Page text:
Giving Compass' Take:

• The USC Shoah Foundation is combatting intolerance, hate, and violence in schools with digital learning strategies that help students explore cultural differences in the classrooms.

• How can schools measure progress with programs like this one? What are the main challenges in teaching cultural acceptance?

• Read more about why building tolerance for other cultures starts in the classroom. 

If you looked at news headlines from the last couple of years and concluded that racism and intolerance were growing within our country, you would be correct, according to The Center for the Study of Hate and Extremism at California State University. Following a review of their data, the Center’s researchers concluded that the total number of hate crimes in the 10 largest cities in America has increased annually for the past four years.

We believe teachers and school administrators across the country are uniquely positioned to help stem the wave of racism, intolerance and violence that threatens our nation.

To empower educators to counter hate, USC Shoah Foundation is providing educators nationwide the digital curriculum and long-term strategies they need to help students of all ages to explore identity and difference and ultimately conquer intolerance.

Arkansas library media specialist and English teacher Karen Wells recently shared, “It seems as if now, more than ever in my teaching career, I am searching for trusted resources to help my students cope with the hate that often surrounds them in the media, in their personal lives, and even in the classroom. Ultimately, how do we offer support as we encourage our students to move from an existence of passive indifference to a life of service that will, in turn, inspire others to take-action?”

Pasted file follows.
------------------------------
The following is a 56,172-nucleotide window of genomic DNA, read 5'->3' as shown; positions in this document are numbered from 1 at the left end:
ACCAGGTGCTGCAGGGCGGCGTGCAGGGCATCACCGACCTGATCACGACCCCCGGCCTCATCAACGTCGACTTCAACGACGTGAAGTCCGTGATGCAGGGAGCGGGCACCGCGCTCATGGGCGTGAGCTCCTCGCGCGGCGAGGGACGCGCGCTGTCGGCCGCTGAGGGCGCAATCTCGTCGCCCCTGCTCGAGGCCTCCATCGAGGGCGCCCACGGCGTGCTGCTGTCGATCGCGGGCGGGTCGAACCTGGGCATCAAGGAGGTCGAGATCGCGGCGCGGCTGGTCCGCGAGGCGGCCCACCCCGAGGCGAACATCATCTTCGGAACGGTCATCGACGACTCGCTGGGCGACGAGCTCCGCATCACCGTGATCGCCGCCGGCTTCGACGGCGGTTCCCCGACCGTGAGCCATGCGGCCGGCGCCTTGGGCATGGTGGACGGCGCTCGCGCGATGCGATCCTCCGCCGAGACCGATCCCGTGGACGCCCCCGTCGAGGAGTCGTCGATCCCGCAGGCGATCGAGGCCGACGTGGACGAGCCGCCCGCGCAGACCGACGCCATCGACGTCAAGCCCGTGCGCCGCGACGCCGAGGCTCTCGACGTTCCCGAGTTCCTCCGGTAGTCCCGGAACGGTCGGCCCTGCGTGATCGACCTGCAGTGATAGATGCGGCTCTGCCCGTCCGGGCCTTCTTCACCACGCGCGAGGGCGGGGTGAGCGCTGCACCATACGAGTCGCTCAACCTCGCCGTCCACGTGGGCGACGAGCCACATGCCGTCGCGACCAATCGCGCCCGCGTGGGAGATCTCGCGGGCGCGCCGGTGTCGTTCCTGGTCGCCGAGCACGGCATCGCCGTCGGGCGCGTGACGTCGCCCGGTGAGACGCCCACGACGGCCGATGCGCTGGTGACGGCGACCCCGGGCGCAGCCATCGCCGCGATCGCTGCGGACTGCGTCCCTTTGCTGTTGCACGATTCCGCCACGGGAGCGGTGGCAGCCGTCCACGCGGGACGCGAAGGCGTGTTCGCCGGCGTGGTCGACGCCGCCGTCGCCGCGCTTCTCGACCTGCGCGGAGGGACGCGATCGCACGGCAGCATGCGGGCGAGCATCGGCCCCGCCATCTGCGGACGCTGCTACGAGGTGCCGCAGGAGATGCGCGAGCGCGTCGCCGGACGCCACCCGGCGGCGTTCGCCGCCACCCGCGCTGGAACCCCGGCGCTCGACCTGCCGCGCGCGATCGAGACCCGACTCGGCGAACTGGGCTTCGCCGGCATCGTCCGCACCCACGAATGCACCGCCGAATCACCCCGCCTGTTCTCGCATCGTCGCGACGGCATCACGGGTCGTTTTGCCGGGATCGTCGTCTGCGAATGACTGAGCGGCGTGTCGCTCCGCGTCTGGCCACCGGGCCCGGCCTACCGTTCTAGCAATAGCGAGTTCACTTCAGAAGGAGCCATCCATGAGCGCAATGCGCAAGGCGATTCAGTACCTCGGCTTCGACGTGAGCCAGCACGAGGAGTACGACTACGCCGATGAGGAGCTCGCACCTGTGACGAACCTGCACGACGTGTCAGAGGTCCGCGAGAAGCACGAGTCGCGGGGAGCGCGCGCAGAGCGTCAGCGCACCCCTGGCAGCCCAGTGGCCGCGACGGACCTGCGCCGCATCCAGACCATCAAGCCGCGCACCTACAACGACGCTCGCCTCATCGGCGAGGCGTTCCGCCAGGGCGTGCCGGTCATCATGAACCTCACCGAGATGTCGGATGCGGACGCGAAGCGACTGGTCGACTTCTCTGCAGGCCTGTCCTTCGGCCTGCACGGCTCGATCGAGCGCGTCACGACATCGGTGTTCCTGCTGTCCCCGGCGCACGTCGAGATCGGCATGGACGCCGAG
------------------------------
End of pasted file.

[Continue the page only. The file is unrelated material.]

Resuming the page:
One outcomes-based method to combat intolerance we’ve developed at USC Shoah Foundation creates empathy and understanding by integrating digital resources that include eye-witness testimony from survivors of genocide into the classroom instruction. First-hand recollections provide a unique view of some of the darkest times in history and connect the past to the present. Students observe the emotion on individuals’ faces, encounter a deeply personal perspective, and experience a powerful way to learn about the human cost of intolerance, hatred and indifference.

Read the full article about education is stronger than hate at Education Dive